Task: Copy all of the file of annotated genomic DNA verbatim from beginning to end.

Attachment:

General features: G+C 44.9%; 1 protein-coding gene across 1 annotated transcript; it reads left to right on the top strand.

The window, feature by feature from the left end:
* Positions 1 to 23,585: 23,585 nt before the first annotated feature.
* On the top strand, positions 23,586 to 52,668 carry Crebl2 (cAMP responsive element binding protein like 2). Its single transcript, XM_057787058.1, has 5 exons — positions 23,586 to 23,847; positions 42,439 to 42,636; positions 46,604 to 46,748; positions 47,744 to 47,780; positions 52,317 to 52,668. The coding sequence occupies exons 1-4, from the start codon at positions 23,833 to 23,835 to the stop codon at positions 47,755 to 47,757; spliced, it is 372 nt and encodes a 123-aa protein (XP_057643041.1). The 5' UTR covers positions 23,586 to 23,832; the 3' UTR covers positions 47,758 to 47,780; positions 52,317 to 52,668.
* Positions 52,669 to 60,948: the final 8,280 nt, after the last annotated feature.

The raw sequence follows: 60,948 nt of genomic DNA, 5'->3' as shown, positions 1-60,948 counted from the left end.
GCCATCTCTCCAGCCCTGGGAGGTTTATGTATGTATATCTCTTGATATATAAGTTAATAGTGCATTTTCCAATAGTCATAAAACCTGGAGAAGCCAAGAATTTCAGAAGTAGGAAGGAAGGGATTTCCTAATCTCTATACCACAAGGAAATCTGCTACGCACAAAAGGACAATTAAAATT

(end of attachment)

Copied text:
General features: G+C 44.9%; 1 protein-coding gene across 1 annotated transcript; it reads left to right on the top strand.

The window, feature by feature from the left end:
* Positions 1 to 23,585: 23,585 nt before the first annotated feature.
* On the top strand, positions 23,586 to 52,668 carry Crebl2 (cAMP responsive element binding protein like 2). Its single transcript, XM_057787058.1, has 5 exons — positions 23,586 to 23,847; positions 42,439 to 42,636; positions 46,604 to 46,748; positions 47,744 to 47,780; positions 52,317 to 52,668. The coding sequence occupies exons 1-4, from the start codon at positions 23,833 to 23,835 to the stop codon at positions 47,755 to 47,757; spliced, it is 372 nt and encodes a 123-aa protein (XP_057643041.1). The 5' UTR covers positions 23,586 to 23,832; the 3' UTR covers positions 47,758 to 47,780; positions 52,317 to 52,668.
* Positions 52,669 to 60,948: the final 8,280 nt, after the last annotated feature.

The raw sequence follows: 60,948 nt of genomic DNA, 5'->3' as shown, positions 1-60,948 counted from the left end.
GCCATCTCTCCAGCCCTGGGAGGTTTATGTATGTATATCTCTTGATATATAAGTTAATAGTGCATTTTCCAATAGTCATAAAACCTGGAGAAGCCAAGAATTTCAGAAGTAGGAAGGAAGGGATTTCCTAATCTCTATACCACAAGGAAATCTGCTACGCACAAAAGGACAATTAAAATT